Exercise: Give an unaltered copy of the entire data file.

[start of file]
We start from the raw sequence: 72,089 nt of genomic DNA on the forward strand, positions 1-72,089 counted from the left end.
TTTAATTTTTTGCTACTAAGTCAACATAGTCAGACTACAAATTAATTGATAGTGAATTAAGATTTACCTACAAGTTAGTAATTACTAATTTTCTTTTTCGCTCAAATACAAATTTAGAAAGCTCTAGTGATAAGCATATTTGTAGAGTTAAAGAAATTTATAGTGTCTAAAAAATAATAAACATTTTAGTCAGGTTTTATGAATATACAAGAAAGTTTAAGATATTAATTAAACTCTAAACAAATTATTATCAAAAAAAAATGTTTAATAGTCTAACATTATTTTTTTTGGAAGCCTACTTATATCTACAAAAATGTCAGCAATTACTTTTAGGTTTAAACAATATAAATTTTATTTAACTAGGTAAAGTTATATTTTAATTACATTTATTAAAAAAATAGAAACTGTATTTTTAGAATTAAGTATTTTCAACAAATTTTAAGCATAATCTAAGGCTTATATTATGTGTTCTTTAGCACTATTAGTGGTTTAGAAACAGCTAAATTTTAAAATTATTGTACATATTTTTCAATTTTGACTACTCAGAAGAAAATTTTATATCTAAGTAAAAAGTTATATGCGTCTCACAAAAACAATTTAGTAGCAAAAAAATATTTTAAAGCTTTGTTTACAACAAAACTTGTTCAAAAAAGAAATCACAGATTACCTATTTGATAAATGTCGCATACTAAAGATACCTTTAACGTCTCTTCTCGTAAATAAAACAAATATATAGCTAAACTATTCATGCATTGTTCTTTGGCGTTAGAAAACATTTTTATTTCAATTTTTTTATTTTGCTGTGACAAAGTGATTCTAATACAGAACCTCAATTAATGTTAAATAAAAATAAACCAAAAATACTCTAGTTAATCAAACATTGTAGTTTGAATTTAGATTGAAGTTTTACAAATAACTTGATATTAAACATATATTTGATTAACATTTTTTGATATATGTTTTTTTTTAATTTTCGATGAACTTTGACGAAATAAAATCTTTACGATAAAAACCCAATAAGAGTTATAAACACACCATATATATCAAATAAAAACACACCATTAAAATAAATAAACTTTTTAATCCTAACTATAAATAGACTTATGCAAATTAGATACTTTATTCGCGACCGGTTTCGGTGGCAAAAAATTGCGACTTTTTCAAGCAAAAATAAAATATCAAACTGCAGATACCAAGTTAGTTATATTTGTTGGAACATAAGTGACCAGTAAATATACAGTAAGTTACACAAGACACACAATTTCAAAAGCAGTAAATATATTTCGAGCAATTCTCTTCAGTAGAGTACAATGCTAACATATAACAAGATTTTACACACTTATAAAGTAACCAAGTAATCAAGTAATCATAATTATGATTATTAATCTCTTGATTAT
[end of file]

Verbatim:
We start from the raw sequence: 72,089 nt of genomic DNA on the forward strand, positions 1-72,089 counted from the left end.
TTTAATTTTTTGCTACTAAGTCAACATAGTCAGACTACAAATTAATTGATAGTGAATTAAGATTTACCTACAAGTTAGTAATTACTAATTTTCTTTTTCGCTCAAATACAAATTTAGAAAGCTCTAGTGATAAGCATATTTGTAGAGTTAAAGAAATTTATAGTGTCTAAAAAATAATAAACATTTTAGTCAGGTTTTATGAATATACAAGAAAGTTTAAGATATTAATTAAACTCTAAACAAATTATTATCAAAAAAAAATGTTTAATAGTCTAACATTATTTTTTTTGGAAGCCTACTTATATCTACAAAAATGTCAGCAATTACTTTTAGGTTTAAACAATATAAATTTTATTTAACTAGGTAAAGTTATATTTTAATTACATTTATTAAAAAAATAGAAACTGTATTTTTAGAATTAAGTATTTTCAACAAATTTTAAGCATAATCTAAGGCTTATATTATGTGTTCTTTAGCACTATTAGTGGTTTAGAAACAGCTAAATTTTAAAATTATTGTACATATTTTTCAATTTTGACTACTCAGAAGAAAATTTTATATCTAAGTAAAAAGTTATATGCGTCTCACAAAAACAATTTAGTAGCAAAAAAATATTTTAAAGCTTTGTTTACAACAAAACTTGTTCAAAAAAGAAATCACAGATTACCTATTTGATAAATGTCGCATACTAAAGATACCTTTAACGTCTCTTCTCGTAAATAAAACAAATATATAGCTAAACTATTCATGCATTGTTCTTTGGCGTTAGAAAACATTTTTATTTCAATTTTTTTATTTTGCTGTGACAAAGTGATTCTAATACAGAACCTCAATTAATGTTAAATAAAAATAAACCAAAAATACTCTAGTTAATCAAACATTGTAGTTTGAATTTAGATTGAAGTTTTACAAATAACTTGATATTAAACATATATTTGATTAACATTTTTTGATATATGTTTTTTTTTAATTTTCGATGAACTTTGACGAAATAAAATCTTTACGATAAAAACCCAATAAGAGTTATAAACACACCATATATATCAAATAAAAACACACCATTAAAATAAATAAACTTTTTAATCCTAACTATAAATAGACTTATGCAAATTAGATACTTTATTCGCGACCGGTTTCGGTGGCAAAAAATTGCGACTTTTTCAAGCAAAAATAAAATATCAAACTGCAGATACCAAGTTAGTTATATTTGTTGGAACATAAGTGACCAGTAAATATACAGTAAGTTACACAAGACACACAATTTCAAAAGCAGTAAATATATTTCGAGCAATTCTCTTCAGTAGAGTACAATGCTAACATATAACAAGATTTTACACACTTATAAAGTAACCAAGTAATCAAGTAATCATAATTATGATTATTAATCTCTTGATTAT